The Caribbean Union of Teachers (CUT) is deeply concerned about the decision taken by the Council for Human and Social Development COHSOD at a meeting on May 8, 2020 to support the Administration of the Caribbean Examinations Council (CXC) for the CSEC Examinations to be held in July, 2020 contrary to the recommended position of the CUT for the sitting to be held in September, 2020.
The CUT believes that this unfortunate decision places the lives of thousands of students and teachers at risk, as all the issues surrounding the administering of the examinations have not been addressed.
In a letter from the CUT to the Registrar of CXC, dated April 16, 2020, the CUT informed the examination council that we had engaged our member units and they are vehemently opposed to the administration of the CXC Examinations any time before September
The letter outlines several concerns including:
– Health and Safety issues
– The need for greater engagement on the format of the
– The validity issues associated with the proposed format of the
The technological capacity and infrastructural limitations of many of our Educational Institutions throughout the region.
– The time that is required to provide psychological support
– The uncertainty as it relates to the COVID 19 in the region.
In order to administer the examination, it is anticipated that educational institutions will be reopened.
We are not confident that the governments of the region have demonstrated the level of
preparedness for the planned reopening of schools in order to create a safe environment for students and teachers to effectively operate.
We are aware that there are governments in the region who have reopened schools and some will in short order. We consider such a move to be reckless unless the requisite health provisions have been made.
We must understand that teaching and learning must take place in an environment that is conducive for such activities.
The health and well-being of students and teachers must take precedence over all other consideration at this time.
Undoubtedly, COVID-19 has dramatically impacted our local, regional, and international psyche as well as our accustomed ways of business transactions. Importantly, the education sector has not been spared from the impact and it behooves ALL stakeholders to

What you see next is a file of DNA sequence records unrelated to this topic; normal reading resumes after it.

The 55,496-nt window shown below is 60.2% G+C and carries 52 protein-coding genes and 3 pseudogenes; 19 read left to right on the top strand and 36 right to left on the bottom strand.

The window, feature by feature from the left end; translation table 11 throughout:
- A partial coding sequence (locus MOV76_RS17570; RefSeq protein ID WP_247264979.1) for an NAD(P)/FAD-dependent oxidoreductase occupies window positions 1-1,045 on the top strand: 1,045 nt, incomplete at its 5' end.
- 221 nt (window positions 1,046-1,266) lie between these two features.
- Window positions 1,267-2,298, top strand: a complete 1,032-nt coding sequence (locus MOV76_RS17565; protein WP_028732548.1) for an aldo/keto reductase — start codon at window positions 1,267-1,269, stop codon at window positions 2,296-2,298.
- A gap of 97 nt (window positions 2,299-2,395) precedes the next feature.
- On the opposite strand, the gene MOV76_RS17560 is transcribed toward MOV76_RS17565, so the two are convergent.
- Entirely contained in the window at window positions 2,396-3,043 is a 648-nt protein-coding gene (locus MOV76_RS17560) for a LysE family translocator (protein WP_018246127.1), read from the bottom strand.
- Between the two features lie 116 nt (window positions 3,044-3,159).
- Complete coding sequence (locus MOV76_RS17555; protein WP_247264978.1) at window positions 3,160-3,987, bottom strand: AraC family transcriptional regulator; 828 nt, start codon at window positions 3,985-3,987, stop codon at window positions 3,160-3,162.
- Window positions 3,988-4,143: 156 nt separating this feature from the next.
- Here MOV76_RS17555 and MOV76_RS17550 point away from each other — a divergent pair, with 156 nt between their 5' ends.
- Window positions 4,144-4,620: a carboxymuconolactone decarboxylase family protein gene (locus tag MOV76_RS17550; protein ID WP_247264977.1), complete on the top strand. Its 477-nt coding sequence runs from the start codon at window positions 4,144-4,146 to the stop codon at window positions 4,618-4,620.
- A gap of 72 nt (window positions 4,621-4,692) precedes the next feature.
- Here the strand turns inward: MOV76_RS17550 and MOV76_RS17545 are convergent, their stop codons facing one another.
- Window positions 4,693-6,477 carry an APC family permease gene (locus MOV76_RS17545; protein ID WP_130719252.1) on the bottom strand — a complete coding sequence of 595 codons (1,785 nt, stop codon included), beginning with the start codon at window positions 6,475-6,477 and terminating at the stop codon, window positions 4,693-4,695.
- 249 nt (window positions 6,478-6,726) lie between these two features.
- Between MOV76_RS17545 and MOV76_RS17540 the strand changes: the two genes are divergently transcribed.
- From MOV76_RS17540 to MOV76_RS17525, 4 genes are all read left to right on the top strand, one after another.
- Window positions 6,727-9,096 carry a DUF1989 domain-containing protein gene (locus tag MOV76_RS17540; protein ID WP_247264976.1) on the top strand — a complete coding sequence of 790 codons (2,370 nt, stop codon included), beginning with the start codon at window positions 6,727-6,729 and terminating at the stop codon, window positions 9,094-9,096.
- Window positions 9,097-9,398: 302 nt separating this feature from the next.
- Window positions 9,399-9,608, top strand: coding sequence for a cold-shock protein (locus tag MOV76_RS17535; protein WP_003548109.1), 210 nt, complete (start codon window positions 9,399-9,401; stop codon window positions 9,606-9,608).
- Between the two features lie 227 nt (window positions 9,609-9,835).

agree on mitigation measures that are proportionate, coherent, and inclusive.
If nothing else, the crisis of COVID-19 has clearly identified glaring inadequacies, comorbidities if you will, in the region’s educational system and their ability to absorb pandemic shock.
But it has also presented an excellent opportunity to equip educational administration with the policies and procedures, to not only survive but also maintain quality and equity in education.
Further, there is no evidence of an action plan by Ministries of Education in the region which suggests that they have adopted any approved set of standards specific to the reopening of school.
CUT firmly believes that the September timeline for sitting the examinations would allow for regional governments and educational administrations to adopt and implement some benchmark protocols as outlined below.
Those protocols have been established by Education International and the CUT subscribes to those guidelines.
a) Implement the necessary protocols that will safeguard the health
and well-being of all stakeholders.
b) Establish the infrastructure that will allow for new normal
operations in all education communities namely; enhanced hygiene
and cleaning practices and equipment in addition to enabling access
to Personal Protective Equipment.
c) Formalize appropriate support structures through social and
political dialogue, for vulnerable and affected members of
educational communities to include counselling and funding.
d) Engage teachers and their unions in designing/determining the
pedagogies, digital tools and platforms and that can be used to
continue education during the temporary school closures.
e) Provide government secured Information communication
technology and digital technologies that will maintain students’
engagement in times of crisis as well as requisite training for
teachers in the new normal modalities.
f) Educate and update members of the educational community
about the new normal practices and procedures.
g) Use the expertise and professionalism of educators and their
unions to determine and assess the impact of school closures and
teaching, learning and student well-being and develop a framework
for transitioning back to on-site teaching and learning.
We are therefore calling on the governments of the region to be mindful not to rush the process for the reopening of schools to facilitate the writing of CXC Examinations, unless they have instituted all measures outlined by the reopening of school protocol.